We provide up-to-date health information and advice for travellers as well as holding a stock of vaccines for patients travelling abroad. Please contact the practice nurse, if possible at least two months prior to travel, to find out what you may need. You will be asked to complete a Travel Advice Form (download below) detailing the countries you intend to visit and the type of travel you are intending to undertake, which will help the nurse to identify the vaccines you require. Please remember that for diseases such as malaria you will need to commence tablets several weeks before you go, so early notice is essential.
There is further information about countries and vaccinations required on the links below
It is important to make this initial assessment as early as possible - at least 6 weeks before you travel - as an appointment will be required with the practice nurse to actually receive the vaccinations. These vaccines may have to be ordered if they are not a stock vaccine. Your second appointment needs to be at least 2 weeks before you travel to allow the vaccines to work.
Some travel vaccines are ordered on a private prescription and these incur a charge over and above the normal prescription charge. This is because not all travel vaccination is included in the services provided by the NHS and therefore may be a chargeable service.
Travel Health Questionnaire
To help us offer the appropriate advice, please download the travel advice form and return to the surgery - you will be contacted by a member of staff to discuss your pre-travel health requirements.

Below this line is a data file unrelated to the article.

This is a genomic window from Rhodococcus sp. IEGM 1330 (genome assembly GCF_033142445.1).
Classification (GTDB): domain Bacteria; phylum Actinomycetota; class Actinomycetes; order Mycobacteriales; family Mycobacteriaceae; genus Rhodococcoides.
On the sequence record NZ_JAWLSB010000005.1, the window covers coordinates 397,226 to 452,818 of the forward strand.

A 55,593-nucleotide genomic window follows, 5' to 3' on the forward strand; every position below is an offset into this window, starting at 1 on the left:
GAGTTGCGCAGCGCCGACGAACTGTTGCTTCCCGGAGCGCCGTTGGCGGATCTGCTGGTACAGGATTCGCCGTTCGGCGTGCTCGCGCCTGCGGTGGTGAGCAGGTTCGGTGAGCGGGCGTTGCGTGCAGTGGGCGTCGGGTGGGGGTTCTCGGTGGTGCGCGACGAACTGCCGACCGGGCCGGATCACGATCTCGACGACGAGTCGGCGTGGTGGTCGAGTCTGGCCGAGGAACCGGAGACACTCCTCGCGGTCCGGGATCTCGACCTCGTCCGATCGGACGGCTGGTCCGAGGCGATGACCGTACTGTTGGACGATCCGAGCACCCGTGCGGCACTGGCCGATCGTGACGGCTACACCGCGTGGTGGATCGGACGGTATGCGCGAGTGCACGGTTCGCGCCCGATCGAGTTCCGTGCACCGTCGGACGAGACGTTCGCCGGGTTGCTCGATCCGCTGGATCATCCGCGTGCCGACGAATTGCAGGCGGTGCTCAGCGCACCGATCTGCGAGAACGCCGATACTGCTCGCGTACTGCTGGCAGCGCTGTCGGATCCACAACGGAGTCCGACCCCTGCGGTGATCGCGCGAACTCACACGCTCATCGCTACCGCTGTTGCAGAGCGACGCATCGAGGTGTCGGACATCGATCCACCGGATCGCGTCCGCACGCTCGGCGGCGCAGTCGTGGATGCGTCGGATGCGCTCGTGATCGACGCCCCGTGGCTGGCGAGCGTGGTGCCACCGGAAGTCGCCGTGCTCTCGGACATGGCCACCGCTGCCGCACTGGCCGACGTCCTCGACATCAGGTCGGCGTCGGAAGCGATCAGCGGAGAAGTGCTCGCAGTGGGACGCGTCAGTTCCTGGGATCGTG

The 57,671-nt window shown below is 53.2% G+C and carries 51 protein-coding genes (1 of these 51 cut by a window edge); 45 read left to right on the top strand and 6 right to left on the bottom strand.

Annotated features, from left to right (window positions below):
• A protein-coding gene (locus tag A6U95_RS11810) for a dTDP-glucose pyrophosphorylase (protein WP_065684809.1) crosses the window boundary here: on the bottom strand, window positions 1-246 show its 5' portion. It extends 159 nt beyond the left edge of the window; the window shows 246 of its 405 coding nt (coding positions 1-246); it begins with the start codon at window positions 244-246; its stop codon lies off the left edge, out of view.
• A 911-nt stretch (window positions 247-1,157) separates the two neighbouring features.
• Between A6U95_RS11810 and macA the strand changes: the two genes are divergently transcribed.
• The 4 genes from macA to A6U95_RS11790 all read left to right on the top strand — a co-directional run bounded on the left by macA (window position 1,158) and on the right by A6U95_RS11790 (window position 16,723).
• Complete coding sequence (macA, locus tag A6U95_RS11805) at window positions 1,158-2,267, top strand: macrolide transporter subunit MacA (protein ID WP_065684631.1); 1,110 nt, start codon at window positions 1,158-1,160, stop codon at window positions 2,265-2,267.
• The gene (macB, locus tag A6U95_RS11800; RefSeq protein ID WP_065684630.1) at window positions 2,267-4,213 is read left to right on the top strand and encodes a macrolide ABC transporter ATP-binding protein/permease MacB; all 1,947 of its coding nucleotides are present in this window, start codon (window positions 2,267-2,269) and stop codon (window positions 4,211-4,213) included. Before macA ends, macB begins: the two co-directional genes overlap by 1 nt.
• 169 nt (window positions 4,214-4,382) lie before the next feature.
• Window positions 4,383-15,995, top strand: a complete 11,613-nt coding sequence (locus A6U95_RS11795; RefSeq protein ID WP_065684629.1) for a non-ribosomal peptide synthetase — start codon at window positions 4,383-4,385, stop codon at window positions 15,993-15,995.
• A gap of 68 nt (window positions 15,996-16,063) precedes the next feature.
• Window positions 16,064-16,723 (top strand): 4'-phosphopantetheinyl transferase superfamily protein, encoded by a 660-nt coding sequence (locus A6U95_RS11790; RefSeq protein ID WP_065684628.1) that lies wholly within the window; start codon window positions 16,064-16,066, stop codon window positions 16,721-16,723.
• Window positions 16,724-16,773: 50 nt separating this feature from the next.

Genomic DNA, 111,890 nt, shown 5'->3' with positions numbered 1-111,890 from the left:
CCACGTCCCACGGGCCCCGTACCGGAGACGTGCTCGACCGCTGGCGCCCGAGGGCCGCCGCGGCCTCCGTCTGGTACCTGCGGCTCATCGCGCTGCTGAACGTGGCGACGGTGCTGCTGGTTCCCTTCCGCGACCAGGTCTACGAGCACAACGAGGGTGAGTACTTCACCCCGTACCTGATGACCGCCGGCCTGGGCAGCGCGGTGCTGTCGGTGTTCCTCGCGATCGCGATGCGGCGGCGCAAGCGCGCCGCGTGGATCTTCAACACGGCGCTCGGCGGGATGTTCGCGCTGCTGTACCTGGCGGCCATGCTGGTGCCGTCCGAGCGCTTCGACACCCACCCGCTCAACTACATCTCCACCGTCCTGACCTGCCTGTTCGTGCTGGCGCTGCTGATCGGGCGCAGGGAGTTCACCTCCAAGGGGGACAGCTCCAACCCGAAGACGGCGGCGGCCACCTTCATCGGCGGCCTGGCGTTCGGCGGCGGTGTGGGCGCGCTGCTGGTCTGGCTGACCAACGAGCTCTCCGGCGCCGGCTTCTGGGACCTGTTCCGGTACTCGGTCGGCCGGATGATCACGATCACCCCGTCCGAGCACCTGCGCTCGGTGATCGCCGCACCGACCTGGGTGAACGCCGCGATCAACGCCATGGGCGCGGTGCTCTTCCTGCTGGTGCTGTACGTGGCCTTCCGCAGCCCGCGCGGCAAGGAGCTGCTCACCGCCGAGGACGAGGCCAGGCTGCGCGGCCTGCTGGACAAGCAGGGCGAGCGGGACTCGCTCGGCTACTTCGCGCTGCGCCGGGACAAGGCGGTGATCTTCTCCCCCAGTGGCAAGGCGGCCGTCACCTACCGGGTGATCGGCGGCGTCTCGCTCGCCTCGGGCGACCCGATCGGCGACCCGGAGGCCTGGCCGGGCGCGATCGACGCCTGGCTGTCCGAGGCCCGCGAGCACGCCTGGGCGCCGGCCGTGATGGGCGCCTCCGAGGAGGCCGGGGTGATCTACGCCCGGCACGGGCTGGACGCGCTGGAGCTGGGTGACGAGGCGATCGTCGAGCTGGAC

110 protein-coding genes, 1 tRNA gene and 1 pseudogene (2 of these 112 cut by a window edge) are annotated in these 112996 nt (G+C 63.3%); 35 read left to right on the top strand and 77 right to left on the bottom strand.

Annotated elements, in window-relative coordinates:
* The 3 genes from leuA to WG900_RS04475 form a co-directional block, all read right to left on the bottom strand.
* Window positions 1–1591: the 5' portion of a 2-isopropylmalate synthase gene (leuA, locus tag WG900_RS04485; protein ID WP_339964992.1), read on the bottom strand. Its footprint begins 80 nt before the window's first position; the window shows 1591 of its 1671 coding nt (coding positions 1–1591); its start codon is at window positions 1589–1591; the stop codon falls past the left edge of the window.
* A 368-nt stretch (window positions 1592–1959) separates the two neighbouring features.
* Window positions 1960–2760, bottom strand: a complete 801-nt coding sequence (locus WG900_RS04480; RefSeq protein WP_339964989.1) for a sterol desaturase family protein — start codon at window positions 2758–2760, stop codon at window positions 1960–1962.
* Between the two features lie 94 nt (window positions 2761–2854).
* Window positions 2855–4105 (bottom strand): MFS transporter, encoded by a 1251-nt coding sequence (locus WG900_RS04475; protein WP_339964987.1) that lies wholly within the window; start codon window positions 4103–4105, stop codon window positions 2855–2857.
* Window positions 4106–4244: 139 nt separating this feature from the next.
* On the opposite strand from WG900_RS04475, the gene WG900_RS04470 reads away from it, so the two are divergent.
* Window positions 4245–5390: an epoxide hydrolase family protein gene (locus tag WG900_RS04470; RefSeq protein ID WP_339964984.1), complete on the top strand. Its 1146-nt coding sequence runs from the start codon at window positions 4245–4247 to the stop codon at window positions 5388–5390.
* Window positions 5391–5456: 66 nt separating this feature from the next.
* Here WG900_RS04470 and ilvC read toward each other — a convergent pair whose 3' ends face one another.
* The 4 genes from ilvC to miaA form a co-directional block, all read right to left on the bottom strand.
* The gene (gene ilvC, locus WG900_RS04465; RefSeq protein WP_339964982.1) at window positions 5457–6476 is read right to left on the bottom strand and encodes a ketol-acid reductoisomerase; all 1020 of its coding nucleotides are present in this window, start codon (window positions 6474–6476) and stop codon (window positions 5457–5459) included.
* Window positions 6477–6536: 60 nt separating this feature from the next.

Travel Advice Form
It is not possible to provide all services under the National Health Service and the following table therefore shows the services for which you may have to pay. A list of current charges is available and is included here. These services are available to our registered patients only.
If you have any concerns about the level of fee involved, please discuss this with your doctor prior to requesting the service.
Your questions answered...
The National Health Service provides most health care to most people free of charge, but there are exceptions: prescription charges have existed since 1951, and there are a number of other services for which fees are charged. Sometimes the charge is made to cover some of the cost of treatment, for example, dental fees; in other cases, it is because the service is not covered by the NHS, for example, medical reports for insurance companies.